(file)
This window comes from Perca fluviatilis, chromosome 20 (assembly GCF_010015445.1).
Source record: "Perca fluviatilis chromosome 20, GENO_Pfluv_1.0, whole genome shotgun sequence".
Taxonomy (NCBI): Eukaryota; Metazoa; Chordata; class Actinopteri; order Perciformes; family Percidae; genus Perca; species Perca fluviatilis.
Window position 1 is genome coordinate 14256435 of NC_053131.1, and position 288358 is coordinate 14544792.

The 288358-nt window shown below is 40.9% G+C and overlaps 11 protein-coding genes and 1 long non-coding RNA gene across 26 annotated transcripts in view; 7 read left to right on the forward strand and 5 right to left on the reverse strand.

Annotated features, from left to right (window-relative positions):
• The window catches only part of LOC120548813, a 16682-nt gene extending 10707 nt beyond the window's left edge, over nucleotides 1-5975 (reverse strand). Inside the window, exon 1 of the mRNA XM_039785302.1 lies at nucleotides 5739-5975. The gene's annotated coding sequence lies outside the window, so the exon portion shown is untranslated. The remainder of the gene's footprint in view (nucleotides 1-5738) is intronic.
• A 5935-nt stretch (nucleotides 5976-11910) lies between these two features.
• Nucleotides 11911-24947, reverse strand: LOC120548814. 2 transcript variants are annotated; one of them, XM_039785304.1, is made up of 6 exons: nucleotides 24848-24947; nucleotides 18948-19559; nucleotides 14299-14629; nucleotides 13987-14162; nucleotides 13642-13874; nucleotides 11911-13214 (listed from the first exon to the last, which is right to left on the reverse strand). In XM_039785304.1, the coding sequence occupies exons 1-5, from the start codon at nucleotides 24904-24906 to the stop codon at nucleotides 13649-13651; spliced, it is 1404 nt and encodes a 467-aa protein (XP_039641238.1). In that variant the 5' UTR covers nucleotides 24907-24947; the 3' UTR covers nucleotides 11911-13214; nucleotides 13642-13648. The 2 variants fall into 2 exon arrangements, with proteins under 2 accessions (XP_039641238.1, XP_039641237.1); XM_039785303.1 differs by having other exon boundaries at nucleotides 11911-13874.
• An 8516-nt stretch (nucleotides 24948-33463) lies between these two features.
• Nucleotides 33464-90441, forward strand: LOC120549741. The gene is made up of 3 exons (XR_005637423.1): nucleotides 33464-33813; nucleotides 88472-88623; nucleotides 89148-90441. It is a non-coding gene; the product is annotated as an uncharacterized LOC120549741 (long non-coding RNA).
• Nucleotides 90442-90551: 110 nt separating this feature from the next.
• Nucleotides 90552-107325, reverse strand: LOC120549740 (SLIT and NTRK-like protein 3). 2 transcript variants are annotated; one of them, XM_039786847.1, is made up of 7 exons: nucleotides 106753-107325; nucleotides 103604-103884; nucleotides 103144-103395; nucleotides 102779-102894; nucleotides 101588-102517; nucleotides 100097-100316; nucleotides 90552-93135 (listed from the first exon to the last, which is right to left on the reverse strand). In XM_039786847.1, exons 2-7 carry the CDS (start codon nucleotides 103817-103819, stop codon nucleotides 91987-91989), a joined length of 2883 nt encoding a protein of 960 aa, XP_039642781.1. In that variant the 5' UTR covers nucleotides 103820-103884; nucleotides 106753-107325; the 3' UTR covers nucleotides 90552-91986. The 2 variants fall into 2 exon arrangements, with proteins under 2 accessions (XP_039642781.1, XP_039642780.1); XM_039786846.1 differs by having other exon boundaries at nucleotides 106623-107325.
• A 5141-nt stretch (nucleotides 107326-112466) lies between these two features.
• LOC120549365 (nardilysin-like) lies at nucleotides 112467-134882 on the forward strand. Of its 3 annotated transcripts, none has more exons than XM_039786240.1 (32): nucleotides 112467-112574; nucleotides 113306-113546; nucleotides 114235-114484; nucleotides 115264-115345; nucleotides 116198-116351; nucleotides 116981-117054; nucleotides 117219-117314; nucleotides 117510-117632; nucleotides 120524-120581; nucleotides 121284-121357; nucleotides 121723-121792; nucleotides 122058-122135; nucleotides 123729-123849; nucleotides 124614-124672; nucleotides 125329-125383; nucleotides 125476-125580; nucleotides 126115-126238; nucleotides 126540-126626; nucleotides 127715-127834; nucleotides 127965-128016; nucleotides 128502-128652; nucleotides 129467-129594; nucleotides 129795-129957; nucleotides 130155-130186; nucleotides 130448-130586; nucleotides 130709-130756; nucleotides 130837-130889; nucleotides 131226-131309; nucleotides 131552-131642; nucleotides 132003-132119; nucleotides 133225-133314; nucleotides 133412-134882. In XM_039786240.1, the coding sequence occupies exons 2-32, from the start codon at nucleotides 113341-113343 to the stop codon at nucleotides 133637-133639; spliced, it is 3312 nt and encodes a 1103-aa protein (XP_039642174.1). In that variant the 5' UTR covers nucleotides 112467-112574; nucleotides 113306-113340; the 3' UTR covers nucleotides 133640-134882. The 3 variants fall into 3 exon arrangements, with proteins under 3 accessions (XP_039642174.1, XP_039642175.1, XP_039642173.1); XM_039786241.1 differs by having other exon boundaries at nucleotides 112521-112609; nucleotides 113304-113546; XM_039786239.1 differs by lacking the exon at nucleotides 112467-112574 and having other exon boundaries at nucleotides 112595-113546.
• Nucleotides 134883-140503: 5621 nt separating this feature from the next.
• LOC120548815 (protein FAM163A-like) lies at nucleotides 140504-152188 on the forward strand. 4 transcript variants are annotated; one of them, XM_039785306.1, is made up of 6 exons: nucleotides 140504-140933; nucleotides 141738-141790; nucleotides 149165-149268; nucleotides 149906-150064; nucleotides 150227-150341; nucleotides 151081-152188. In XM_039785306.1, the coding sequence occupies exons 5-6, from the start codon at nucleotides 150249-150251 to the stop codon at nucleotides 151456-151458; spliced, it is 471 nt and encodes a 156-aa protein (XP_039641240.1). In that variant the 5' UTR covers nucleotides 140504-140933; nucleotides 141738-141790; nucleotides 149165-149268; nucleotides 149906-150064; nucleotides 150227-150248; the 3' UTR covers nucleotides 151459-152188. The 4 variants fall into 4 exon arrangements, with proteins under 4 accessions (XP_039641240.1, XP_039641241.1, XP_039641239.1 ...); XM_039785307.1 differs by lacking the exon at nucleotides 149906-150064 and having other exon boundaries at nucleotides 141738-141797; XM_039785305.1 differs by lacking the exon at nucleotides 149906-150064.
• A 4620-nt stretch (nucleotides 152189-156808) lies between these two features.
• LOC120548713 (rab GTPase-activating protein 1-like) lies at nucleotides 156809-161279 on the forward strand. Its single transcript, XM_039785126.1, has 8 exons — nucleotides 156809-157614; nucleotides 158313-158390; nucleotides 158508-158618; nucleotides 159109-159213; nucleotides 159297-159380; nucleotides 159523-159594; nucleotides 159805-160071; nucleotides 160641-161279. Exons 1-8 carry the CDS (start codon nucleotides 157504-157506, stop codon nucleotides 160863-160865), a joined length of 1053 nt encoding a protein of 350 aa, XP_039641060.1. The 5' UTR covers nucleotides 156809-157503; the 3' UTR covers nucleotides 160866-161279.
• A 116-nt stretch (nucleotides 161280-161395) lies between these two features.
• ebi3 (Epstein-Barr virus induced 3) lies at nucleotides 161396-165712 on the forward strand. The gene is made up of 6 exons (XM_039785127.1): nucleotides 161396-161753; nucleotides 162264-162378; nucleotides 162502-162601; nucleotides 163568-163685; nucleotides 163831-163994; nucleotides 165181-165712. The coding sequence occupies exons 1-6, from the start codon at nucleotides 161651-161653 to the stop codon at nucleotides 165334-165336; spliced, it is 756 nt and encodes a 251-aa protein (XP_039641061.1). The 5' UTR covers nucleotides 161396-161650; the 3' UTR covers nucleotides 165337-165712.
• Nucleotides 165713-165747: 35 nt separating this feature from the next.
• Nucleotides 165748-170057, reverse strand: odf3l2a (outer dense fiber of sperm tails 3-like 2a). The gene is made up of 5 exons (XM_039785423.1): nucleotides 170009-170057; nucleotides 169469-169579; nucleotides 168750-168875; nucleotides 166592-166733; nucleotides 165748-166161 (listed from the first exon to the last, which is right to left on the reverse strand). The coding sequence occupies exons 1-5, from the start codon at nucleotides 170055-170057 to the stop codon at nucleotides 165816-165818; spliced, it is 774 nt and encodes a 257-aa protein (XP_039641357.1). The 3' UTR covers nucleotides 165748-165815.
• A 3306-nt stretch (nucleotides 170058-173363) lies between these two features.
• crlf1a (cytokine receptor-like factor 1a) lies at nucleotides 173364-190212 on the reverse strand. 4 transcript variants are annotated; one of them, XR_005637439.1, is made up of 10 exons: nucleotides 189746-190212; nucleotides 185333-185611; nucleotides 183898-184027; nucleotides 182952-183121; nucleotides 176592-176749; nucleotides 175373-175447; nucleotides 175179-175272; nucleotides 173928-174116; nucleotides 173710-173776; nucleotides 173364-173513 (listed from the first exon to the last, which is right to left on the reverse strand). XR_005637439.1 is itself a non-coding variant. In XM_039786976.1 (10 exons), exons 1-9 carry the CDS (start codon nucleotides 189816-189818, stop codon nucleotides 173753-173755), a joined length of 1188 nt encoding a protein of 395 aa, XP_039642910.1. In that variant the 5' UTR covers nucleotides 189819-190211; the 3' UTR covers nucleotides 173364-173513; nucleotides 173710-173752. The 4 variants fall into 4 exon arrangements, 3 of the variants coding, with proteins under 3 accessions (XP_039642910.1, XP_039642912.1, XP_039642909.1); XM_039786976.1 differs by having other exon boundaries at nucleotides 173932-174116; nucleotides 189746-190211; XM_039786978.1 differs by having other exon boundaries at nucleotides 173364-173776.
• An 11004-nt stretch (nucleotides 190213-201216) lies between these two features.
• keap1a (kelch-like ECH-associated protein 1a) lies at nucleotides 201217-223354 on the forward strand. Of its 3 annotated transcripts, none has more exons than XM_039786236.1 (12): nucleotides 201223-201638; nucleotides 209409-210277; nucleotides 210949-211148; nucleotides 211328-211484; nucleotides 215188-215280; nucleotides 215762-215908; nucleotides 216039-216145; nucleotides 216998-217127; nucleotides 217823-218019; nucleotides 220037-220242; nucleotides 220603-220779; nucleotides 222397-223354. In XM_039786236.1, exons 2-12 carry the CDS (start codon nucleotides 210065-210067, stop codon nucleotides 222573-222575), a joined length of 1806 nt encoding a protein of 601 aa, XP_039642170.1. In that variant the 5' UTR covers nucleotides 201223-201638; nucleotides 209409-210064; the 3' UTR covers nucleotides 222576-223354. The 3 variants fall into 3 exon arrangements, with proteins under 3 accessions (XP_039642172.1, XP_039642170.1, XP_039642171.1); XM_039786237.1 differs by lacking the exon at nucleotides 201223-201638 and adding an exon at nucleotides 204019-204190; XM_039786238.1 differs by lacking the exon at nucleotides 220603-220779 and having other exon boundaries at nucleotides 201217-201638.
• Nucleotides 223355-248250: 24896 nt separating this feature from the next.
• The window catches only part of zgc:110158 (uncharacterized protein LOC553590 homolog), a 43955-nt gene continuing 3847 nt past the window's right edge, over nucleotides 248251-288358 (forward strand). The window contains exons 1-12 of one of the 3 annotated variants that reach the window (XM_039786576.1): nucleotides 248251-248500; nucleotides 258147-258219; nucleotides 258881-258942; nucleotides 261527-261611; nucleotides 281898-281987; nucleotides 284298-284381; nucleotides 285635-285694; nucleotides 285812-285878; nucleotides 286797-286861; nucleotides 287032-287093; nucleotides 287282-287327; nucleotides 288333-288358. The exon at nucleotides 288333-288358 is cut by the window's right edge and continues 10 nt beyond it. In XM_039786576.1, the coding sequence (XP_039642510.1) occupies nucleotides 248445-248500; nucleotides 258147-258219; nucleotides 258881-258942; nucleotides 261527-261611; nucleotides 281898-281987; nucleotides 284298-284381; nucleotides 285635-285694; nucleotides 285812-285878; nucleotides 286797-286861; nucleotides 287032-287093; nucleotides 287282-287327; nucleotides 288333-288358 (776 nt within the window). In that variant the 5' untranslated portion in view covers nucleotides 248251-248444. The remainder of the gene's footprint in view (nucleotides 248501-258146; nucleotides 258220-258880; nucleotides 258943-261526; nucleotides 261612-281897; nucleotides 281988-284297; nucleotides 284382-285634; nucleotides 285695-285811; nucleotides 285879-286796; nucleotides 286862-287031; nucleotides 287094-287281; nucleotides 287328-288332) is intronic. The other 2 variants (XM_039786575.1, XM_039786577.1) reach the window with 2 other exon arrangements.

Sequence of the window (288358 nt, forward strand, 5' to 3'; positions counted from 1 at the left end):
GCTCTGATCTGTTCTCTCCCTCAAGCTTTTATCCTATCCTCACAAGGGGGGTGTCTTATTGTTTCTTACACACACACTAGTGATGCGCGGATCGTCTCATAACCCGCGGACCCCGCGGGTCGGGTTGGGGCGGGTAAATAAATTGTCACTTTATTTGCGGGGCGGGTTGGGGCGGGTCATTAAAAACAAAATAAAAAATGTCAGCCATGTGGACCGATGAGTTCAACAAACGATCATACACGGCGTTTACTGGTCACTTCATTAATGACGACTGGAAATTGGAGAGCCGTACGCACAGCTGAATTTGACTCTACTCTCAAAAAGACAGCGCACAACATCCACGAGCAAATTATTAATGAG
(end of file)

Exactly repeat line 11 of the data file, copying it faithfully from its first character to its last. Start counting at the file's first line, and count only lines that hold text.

• Nucleotides 33464-90441, forward strand: LOC120549741. The gene is made up of 3 exons (XR_005637423.1): nucleotides 33464-33813; nucleotides 88472-88623; nucleotides 89148-90441. It is a non-coding gene; the product is annotated as an uncharacterized LOC120549741 (long non-coding RNA).